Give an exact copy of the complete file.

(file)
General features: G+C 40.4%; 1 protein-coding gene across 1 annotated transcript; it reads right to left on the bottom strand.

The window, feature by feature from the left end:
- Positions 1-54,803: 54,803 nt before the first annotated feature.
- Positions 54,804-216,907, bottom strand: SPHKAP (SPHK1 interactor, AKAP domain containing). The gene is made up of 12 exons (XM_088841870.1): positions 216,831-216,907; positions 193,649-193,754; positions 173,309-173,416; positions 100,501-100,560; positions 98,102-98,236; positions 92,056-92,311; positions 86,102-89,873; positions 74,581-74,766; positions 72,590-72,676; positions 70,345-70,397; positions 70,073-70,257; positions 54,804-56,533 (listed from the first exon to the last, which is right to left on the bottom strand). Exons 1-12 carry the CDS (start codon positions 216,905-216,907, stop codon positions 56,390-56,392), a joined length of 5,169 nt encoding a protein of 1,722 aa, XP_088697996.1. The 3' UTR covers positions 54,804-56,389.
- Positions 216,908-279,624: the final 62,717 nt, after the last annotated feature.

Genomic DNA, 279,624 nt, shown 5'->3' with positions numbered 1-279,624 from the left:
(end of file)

General features: G+C 40.4%; 1 protein-coding gene across 1 annotated transcript; it reads right to left on the bottom strand.

The window, feature by feature from the left end:
- Positions 1-54,803: 54,803 nt before the first annotated feature.
- Positions 54,804-216,907, bottom strand: SPHKAP (SPHK1 interactor, AKAP domain containing). The gene is made up of 12 exons (XM_088841870.1): positions 216,831-216,907; positions 193,649-193,754; positions 173,309-173,416; positions 100,501-100,560; positions 98,102-98,236; positions 92,056-92,311; positions 86,102-89,873; positions 74,581-74,766; positions 72,590-72,676; positions 70,345-70,397; positions 70,073-70,257; positions 54,804-56,533 (listed from the first exon to the last, which is right to left on the bottom strand). Exons 1-12 carry the CDS (start codon positions 216,905-216,907, stop codon positions 56,390-56,392), a joined length of 5,169 nt encoding a protein of 1,722 aa, XP_088697996.1. The 3' UTR covers positions 54,804-56,389.
- Positions 216,908-279,624: the final 62,717 nt, after the last annotated feature.

Genomic DNA, 279,624 nt, shown 5'->3' with positions numbered 1-279,624 from the left: